Question tags are short forms put at the end of the sentence. They may be replaced by words like right, eh, huh, etc. These simple words are used in English quite often, especially in spoken English, in order to confirm some information we talk about or to keep the conversation. Sometimes they are used just as a filler. The construction of question tags is fairly simple and even beginners shouldn’t have any problems to undertstand it.

This is the construction of a sentence we should use with a question tag:

Indicative sentence + comma + question tag + question mark

A question tag itself is created as follows:

auxiliary verb + personal pronoun

Making a sentence with a question tag is very simple: if the sentence contains an affirmative verb and has a positive meaning, we use an auxiliary verb in a negative form in question tag. Conversely, if the sentence contains a negative verb, we use an auxiliary verb in an affirmative form. Look at the examples below:

Sue is very nice girl, isn’t she?
The same as: Sue is a very nice girl, right?

Tom does not like milk, does he?
The same as: Tom does not like milk, right?

Remember to put an auxiliary verb in an appropriate form and tense as well as to use the correct pronoun:

You have not found a new flat yet, have you?

You would do that for me, wouldn’t you?

You bought a new computer, didn’t you?

It’s very hot, isn’t it?

She won’t come, will she?

There are many shops in this city, aren’t there?

Modal verbs are also auxiliary verbs, so we use them in question tags:

You can’t swim, can you?

We should go, shouldn’t we?

Words like never, hardly, seldom, rarely and many other negative adverbs or determiners make that the meaning of the sentence is negative as well. Then we use a positive form in question tags:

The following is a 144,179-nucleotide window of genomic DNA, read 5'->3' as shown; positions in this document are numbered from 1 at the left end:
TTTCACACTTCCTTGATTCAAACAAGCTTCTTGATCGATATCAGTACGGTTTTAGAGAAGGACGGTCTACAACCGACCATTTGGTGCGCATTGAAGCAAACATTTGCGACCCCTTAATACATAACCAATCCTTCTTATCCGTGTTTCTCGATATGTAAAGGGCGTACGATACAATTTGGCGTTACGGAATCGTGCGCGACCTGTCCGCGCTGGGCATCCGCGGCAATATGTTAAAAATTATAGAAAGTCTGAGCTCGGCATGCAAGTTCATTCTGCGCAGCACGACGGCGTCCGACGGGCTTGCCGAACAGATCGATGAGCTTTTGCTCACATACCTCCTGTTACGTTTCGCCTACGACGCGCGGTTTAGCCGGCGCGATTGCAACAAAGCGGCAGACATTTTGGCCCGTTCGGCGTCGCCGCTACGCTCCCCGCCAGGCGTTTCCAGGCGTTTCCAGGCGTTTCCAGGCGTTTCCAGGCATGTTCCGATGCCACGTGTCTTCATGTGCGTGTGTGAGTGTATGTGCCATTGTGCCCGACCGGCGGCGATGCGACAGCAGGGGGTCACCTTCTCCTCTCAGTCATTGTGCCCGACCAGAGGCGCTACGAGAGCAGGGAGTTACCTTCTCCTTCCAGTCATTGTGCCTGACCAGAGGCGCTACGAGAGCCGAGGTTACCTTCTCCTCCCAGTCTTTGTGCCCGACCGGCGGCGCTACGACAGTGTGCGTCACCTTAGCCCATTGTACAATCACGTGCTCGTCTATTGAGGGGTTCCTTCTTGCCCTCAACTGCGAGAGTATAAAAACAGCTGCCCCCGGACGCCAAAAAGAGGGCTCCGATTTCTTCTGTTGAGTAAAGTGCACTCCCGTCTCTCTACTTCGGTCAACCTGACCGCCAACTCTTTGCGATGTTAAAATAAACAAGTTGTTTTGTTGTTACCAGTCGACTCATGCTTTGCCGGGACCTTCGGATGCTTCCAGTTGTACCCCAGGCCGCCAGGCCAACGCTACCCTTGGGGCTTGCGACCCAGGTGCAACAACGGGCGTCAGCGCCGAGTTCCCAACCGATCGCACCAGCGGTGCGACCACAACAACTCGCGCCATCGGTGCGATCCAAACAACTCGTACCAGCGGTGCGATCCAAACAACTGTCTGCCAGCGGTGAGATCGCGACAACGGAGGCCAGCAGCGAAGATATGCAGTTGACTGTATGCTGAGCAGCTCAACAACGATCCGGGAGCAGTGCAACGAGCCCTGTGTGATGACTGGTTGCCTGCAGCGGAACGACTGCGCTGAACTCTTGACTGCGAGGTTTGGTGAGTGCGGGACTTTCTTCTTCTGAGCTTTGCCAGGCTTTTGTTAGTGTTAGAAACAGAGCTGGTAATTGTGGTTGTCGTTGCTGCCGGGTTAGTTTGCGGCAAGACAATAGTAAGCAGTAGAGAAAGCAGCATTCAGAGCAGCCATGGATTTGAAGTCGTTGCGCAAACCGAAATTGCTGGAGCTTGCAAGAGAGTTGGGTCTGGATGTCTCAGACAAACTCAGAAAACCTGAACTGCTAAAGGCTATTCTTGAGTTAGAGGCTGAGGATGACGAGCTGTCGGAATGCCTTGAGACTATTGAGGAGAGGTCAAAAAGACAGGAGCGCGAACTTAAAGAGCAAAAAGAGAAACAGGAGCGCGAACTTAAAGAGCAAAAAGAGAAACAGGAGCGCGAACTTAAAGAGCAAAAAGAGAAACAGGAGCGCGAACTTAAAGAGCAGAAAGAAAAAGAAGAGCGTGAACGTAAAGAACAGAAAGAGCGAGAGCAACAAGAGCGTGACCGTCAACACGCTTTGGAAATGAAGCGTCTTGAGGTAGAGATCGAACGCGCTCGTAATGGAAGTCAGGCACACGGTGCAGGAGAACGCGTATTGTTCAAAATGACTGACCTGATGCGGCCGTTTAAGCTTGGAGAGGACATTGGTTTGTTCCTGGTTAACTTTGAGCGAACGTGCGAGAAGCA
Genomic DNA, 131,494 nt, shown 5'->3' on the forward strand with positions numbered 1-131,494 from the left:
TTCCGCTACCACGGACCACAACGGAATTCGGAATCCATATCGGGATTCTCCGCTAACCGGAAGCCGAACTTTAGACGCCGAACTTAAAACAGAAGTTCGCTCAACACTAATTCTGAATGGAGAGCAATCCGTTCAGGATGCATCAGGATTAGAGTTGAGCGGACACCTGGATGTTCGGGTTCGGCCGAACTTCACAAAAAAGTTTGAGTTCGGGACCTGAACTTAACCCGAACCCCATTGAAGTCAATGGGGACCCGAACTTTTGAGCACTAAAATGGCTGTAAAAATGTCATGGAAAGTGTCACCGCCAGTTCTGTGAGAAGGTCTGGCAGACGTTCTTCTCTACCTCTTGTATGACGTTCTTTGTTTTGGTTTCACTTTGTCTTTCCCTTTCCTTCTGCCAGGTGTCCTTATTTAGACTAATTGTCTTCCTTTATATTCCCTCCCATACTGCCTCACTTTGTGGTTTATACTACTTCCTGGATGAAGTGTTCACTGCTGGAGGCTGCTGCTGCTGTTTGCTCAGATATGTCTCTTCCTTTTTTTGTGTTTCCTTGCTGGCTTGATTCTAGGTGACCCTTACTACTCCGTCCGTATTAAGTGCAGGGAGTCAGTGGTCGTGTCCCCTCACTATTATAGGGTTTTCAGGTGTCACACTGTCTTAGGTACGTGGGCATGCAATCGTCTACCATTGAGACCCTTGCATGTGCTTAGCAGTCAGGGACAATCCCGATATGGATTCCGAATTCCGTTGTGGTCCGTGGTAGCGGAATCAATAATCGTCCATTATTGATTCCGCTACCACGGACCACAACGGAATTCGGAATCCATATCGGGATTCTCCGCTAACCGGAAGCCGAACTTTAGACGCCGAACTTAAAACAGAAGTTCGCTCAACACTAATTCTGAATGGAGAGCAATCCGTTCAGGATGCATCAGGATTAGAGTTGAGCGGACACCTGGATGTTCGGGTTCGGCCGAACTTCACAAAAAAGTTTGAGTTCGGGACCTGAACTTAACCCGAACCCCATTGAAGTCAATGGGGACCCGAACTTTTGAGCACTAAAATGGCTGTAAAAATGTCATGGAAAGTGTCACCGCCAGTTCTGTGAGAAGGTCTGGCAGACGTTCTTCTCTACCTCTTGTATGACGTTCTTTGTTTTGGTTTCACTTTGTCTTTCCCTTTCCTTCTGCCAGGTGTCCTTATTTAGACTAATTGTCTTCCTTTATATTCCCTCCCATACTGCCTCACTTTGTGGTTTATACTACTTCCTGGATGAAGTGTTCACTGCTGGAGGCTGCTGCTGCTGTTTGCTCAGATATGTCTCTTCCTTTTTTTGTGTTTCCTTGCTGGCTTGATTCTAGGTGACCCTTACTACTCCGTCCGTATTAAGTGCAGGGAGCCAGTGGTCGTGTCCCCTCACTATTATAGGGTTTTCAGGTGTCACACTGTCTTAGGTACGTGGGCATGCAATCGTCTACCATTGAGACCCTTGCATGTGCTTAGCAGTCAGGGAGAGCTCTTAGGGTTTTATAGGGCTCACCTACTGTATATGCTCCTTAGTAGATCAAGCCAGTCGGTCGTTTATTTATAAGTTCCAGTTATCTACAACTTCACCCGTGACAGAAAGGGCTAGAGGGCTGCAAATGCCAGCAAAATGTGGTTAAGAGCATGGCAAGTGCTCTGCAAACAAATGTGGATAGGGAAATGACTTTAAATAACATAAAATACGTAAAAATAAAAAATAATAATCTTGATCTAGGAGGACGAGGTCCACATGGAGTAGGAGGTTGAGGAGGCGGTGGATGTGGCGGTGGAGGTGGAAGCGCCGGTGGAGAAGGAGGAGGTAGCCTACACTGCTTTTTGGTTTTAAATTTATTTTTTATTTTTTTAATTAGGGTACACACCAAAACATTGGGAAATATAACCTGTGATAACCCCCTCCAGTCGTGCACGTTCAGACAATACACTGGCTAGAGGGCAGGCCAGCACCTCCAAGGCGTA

You have never been to Egypt, have you?

You very rarely watch TV, do you?

Nothing happened, did it?

For intermediate and advanced.

We use aren’t instead of am not:

I’m wise, aren’t I?

After let’s we use shall:

Let’s go to the cinema, shall we?

In the imperative:

We use will or can’t after negative forms and orders:

Shut up, can’t you?

Don’t talk to me like that, will you?

After positive forms we use won’t:

Be careful, won’t you?

While asking, we can use form can / could / would:

Open the window, can you?

There is a difference in pronunciation of the forms described above. If we are not sure whether something is true or not and when our sentence is more like a real question, our voice should go up (raising intonation). But if we are sure that our statement is true and we use a question tag only to keep the conversation or to invite the listener to agree with us, we should use falling intonation (our voice goes down).